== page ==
100 years ago: Not enough gas heat on first chilly morning

From the Lawrence Daily Journal-World for Nov. 1, 1912:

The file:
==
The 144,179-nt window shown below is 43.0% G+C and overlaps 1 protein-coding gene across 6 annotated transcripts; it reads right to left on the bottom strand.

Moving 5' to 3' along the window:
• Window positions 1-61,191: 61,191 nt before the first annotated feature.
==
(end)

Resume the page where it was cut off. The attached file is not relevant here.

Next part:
“‘Better get some coal or wood to burn.’ This same warning that has been so oft repeated by gas officials, and by the city administration, was again heard this morning. But this time from a far different source and in a far more forceful manner. Experience spread the warning in the Lawrence homes this morning. The experience of getting out of a warm bed into a chilly atmosphere of the room and the discouraging results of an attempt to warm up with a gas stove. A little flicker followed the efforts and a tiny flame that seemed to be doing its best to master the situation as it sputtered about seemed to be the only result. The gas was going low, perhaps it would give out entirely, and this on the very first day of winter. Rather a discouraging outlook for a gas supply this winter, it must be admitted, and there seemed to be little hope for anything better while colder weather would no doubt make conditions even worse…. The shortage was felt this morning in north and northwest Lawrence. Many housewives found themselves without a sufficient fire to cook their breakfasts this morning while it was almost impossible to warm out the house with the gas that was obtainable. Those who had already supplied themselves with coal or wood for just such an emergency made preparations for using it while many of those who had not hastened to the phone to order a ton of coal. And the coal dealers did a flourishing business this morning…. At the gas office this morning it was stated by the gas officials that there was little chance of better conditions during the present cold spell. With the return of warm weather it was stated that the gas pressure would resume something like its natural condition…. It was claimed that the pressure at every distributing station had been cut to five pounds in an effort to make an equal distribution of all gas that could be obtained. Other towns in the state experienced the same shortage. Topeka and Kansas City felt the cut while cities farther away felt it even more. St. Joe and Atchison and Leavenworth were shorter than Lawrence, Ottawa, and other cities nearer the fields…. In the distance there is some relief in sight, according to the officials of the Kansas Natural. They hope to have completed a pipe line to more southern fields by this time and they believe that when they are able to draw from these wells they will be better able to cope with the cold weather and the demand for gas by the consumers.”